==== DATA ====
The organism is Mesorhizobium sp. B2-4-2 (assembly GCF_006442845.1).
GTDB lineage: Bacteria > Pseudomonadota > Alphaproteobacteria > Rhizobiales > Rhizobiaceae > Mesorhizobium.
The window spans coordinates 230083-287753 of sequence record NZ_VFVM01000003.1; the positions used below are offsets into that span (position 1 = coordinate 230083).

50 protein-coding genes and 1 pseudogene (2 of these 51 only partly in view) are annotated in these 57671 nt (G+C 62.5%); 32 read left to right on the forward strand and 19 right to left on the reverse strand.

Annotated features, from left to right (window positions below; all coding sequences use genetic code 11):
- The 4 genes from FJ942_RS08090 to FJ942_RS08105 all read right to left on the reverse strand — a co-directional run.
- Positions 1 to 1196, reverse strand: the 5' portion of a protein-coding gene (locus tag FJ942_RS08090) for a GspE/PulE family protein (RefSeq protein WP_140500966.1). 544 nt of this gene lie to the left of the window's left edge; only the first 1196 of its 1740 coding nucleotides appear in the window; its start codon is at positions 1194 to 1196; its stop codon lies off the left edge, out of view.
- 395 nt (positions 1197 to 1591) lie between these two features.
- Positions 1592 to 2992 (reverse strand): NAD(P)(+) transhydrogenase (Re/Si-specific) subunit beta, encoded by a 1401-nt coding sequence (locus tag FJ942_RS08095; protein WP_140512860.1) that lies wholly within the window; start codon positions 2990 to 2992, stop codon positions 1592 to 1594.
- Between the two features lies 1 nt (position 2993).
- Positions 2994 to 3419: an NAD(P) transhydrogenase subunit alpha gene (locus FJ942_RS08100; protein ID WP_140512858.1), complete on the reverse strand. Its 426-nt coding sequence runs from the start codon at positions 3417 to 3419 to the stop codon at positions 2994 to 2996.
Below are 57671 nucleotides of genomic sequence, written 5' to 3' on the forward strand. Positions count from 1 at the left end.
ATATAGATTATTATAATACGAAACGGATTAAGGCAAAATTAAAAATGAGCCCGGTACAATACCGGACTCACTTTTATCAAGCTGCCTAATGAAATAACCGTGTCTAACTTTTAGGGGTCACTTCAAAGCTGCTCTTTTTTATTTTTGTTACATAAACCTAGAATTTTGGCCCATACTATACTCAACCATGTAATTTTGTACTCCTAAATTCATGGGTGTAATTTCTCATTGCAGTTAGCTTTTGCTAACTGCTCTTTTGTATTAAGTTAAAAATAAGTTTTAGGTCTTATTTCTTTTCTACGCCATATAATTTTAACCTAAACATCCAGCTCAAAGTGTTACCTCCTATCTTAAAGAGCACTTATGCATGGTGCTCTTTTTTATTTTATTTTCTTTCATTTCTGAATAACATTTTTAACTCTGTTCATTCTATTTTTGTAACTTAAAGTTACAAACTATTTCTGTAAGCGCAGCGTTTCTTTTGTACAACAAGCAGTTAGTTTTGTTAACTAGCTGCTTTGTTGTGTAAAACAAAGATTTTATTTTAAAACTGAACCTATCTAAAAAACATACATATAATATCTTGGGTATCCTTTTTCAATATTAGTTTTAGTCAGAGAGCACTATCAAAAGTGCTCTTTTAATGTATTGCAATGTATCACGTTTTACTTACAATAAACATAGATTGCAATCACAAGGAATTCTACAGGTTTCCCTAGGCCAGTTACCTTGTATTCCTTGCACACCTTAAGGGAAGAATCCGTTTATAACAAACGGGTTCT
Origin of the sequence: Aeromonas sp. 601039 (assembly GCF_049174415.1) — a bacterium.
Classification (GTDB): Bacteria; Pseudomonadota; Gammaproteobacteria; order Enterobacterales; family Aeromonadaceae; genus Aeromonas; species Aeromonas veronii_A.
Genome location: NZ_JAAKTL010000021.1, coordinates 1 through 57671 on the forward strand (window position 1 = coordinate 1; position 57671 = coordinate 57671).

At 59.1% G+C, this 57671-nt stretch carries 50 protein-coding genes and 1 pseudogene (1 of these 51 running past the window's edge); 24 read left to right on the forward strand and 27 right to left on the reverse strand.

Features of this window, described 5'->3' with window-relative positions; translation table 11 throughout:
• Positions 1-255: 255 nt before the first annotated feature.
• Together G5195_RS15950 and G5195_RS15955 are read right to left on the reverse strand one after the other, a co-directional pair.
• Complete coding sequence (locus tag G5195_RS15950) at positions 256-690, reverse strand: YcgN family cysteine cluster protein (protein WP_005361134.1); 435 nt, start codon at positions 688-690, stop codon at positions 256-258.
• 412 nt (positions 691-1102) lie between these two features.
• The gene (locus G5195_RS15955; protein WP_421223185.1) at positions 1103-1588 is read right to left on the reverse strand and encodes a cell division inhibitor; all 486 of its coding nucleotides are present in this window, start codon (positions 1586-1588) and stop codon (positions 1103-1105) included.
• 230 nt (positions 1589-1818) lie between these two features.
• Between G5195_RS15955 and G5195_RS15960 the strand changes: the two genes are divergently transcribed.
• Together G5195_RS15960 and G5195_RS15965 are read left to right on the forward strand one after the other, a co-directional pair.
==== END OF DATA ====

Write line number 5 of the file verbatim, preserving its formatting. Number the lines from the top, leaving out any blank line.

Annotated features, from left to right (window positions below; all coding sequences use genetic code 11):